Global investment bank Credit Suisse is launching a new initiative called the Entrepreneurs Circle to support African-American entrepreneurs in the U.S.
The bank has selected 12 members to start the program, which will offer access to bank loans, members of the investment bank’s staff, and an ability to share tips and tactics for growing their business ventures among the membership.
It’s one of a number of avenues that the bank is taking to reach out to the African-American business community.
The Entrepreneurs Circle is part of Credit Suisse’s Private Banking and Wealth Management New Markets initiative, which is looking to advance financial opportunity among women, African-Americans and the LGBT community.
“Data clearly shows that African-American business owners are under-represented among all business owners and are generally underserved by large, global financial institutions,” said Pamela Thomas-Graham Credit Suisse’s head of the new division.
For Heather Hiles, the founder and chief executive of ed-tech startup Pathbrite, the program is an opportunity to get advice from a group of financial services professionals that have her interests in mind, as well as get access to to potential debt capital.
“The truth of the matter is that every venture capital firm — and we also have a strategic investor — but investors are always looking through the lens of what’s beneficial to them,”says Hiles. “It’s not impartial information one gets from shareholder board members, so to have at my disposal some of the best and brightest in investment banking and other kinds of expertise, and that it’s impartial? That is important. If they make a debt level loan to us, their only interest is that we pay the debt back.”
On another level, Hiles sees value in the overall outreach that Credit Suisse is making to the African-American community. “We’re further behind the starting line than majority folks,” Hiles says. “Over 90 percent of venture capitalists are white men. So we don’t necessarily live next door to our investors.”
Furthermore, there’s not the same access to large pools of experienced capital through angel investment in the African-American community, Hiles says. “We don’t have a network as broad or as deep of African-American entrepreneurs who have been there and can see around the corner. It’s sad, but it’s just true.”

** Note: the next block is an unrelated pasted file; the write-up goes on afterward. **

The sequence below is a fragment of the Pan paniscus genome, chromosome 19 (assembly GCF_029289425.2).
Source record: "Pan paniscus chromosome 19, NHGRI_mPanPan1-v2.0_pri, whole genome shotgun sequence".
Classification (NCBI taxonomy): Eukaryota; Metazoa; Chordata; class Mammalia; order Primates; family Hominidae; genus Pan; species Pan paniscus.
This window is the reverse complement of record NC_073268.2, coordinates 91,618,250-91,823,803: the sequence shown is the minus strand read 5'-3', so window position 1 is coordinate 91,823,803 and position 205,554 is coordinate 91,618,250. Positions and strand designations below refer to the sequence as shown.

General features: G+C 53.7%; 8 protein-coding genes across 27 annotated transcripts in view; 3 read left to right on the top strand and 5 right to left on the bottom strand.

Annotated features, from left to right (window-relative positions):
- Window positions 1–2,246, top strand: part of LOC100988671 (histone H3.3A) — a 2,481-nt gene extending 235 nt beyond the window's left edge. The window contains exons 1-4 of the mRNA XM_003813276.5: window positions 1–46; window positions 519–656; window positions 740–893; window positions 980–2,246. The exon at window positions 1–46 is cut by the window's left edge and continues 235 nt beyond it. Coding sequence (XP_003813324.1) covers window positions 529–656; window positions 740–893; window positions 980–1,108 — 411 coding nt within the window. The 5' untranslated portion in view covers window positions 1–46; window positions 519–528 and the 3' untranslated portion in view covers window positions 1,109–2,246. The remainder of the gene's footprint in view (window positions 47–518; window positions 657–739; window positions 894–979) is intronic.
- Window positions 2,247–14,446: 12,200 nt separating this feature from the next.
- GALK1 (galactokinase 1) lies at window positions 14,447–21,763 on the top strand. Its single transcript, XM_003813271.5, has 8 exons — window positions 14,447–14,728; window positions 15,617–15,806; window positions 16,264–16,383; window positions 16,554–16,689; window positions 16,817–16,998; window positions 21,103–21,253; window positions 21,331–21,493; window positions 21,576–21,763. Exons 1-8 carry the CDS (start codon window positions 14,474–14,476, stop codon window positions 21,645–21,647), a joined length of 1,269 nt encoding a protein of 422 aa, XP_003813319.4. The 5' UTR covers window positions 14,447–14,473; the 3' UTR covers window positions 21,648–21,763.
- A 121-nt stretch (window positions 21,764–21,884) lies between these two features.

Here’s a list of the entrepreneurs:
Phil Bronner — Chief executive and co-founder of Quad Learning, which works with community colleges to develop honors curricula for students who want to complete their bachelor’s degrees at a top-tier college or university.
Troy Carter — Founder, chairman and chief executive of Atom Factory, an entertainment and music management company based in Los Angeles. In addition to launching the career of Lady Gaga, Carter is a fairly prolific angel investor in his own right. He’s also a serial entrepreneur who founded The Backplane, which connects fans with their favorite celebrities and brands; launched POPWater, a soft drink brand he’s building out internationally, and created A \ IDEA a branding and product development agency.
Jonathan Cropper — Founder of Futurlogic, a company that specializes in “educational” branding. Cropper previously served as the director of Project Development of Quincy Jones Entertainment / Time Warner, and later worked as the chief marketing officer for Sean “Diddy” Combs’ collection of companies.
Sheldon Gilbert — Founder and chief executive of Proclivity Media, a cloud-based predictive analytics company.
William Heard — Chief executive and chief information officer of Heard Capital, LLC, a global long/short hedge fund.
Heather Hiles — Founder and chief executive of Pathbrite, a developer of education technology focused on collaborative learning.
John Legend — Grammy award-winning singer, songwriter, musician, producer, philanthropist and entrepreneur. Legend heads the Show Me Campaign and sits on several boards, including Management Leadership for Tomorrow, Stand for Children, Teach for America, the Harlem Village Academies and PopTech, a unique innovation network dedicated to accelerating the positive impact of world-changing people, projects and ideas.
Karl Simmons and E. David Ellington — The chief executive and president (respectively) of GridSpeak Corporation, a quantitative analytics provider for North American energy markets.
Collin Wallace Founder of FanGo Software Systems, a mobile food-ordering platform for iPhone and Android operating systems, which was acquired by GrubHub in 2011.
￼Hussein Warmack — President of Hantz Group Accounting, which has developed a financial tool utilized for high net worth individuals. Warmack previously launched Nu South Lemonade for United Beverage Group and had worked for Coca Cola.
Hank Williams — Founder and CEO of Kloudco, a startup developing information management and communication services.